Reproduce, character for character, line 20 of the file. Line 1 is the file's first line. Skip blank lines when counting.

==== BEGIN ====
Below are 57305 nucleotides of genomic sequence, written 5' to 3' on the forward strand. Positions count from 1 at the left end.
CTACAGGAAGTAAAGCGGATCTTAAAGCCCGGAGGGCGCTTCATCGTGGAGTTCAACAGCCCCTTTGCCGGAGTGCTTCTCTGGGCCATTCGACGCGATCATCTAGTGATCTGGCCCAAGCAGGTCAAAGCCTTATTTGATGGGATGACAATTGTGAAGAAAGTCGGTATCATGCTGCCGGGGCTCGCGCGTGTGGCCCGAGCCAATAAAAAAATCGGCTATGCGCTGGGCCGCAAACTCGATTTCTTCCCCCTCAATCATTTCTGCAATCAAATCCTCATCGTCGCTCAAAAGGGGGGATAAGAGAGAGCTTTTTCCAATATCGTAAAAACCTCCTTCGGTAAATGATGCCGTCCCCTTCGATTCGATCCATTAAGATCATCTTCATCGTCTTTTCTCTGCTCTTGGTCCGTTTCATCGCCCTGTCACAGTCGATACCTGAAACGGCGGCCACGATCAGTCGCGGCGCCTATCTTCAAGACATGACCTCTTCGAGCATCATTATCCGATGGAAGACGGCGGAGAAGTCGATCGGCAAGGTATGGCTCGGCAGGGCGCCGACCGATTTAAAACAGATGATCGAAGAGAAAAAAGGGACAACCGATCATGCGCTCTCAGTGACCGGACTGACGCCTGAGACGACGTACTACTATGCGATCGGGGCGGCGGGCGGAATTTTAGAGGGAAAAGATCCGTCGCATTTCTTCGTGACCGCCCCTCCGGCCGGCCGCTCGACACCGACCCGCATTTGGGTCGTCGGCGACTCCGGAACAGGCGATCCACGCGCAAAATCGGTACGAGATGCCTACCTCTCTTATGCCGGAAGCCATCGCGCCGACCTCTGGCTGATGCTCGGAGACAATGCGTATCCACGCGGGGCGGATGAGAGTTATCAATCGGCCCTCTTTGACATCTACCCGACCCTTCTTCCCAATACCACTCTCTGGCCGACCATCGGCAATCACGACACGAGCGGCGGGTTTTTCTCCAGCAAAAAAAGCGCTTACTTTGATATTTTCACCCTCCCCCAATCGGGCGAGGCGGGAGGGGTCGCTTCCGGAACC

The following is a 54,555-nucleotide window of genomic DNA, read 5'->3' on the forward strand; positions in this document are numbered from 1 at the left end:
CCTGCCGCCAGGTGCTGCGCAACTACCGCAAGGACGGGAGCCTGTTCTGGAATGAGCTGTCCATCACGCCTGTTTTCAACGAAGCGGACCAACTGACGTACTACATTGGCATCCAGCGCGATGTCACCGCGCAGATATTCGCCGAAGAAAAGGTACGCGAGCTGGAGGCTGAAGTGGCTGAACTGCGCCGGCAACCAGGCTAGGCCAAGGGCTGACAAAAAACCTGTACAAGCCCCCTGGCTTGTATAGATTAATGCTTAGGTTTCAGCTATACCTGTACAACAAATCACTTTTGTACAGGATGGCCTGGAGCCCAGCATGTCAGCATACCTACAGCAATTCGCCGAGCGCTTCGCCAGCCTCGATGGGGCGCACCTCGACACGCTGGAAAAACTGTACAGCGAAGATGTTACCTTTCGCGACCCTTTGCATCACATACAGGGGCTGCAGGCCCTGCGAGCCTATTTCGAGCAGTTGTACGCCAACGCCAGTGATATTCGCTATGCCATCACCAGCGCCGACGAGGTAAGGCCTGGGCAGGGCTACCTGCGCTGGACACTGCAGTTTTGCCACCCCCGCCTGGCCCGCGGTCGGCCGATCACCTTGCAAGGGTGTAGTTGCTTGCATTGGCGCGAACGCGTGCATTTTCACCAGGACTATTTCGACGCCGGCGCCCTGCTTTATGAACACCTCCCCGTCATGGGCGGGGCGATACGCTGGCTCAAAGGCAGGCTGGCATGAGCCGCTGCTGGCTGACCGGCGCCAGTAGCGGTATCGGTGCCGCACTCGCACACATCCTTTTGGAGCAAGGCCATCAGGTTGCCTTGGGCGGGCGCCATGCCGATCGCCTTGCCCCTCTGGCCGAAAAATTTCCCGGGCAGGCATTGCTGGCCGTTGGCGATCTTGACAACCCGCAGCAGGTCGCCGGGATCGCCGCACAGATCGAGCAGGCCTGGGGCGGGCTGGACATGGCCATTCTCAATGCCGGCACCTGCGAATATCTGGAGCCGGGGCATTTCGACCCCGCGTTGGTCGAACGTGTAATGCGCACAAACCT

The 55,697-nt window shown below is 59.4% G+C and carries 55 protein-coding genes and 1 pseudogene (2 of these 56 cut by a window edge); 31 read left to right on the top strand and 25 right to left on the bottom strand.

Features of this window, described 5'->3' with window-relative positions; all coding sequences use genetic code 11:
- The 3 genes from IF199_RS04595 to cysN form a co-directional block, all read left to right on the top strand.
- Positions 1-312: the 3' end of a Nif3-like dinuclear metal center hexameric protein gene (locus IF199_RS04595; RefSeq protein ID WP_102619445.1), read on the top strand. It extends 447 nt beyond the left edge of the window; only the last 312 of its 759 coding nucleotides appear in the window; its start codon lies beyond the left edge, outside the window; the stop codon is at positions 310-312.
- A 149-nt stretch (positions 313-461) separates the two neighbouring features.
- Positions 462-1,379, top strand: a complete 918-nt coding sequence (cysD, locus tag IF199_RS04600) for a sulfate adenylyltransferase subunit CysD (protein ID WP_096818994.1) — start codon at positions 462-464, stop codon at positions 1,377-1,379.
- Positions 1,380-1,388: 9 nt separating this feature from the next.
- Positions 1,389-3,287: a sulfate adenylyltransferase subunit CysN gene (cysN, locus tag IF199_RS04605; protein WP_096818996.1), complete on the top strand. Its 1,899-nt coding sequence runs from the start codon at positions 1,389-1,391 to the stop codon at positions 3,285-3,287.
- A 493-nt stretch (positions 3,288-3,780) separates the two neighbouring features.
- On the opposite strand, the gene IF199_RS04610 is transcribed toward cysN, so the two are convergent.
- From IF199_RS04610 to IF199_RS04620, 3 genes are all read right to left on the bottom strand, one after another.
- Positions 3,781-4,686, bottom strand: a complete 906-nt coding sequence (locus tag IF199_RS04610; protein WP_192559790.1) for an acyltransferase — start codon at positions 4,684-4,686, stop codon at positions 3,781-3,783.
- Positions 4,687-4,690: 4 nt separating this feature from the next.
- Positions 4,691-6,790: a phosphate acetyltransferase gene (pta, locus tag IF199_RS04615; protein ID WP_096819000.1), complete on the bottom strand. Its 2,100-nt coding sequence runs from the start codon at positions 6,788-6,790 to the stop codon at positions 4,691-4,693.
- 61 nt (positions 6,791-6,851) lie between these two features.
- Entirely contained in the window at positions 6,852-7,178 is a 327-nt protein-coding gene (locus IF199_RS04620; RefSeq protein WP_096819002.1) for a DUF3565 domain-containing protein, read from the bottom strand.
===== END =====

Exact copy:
- Entirely contained in the window at positions 6,852-7,178 is a 327-nt protein-coding gene (locus IF199_RS04620; RefSeq protein WP_096819002.1) for a DUF3565 domain-containing protein, read from the bottom strand.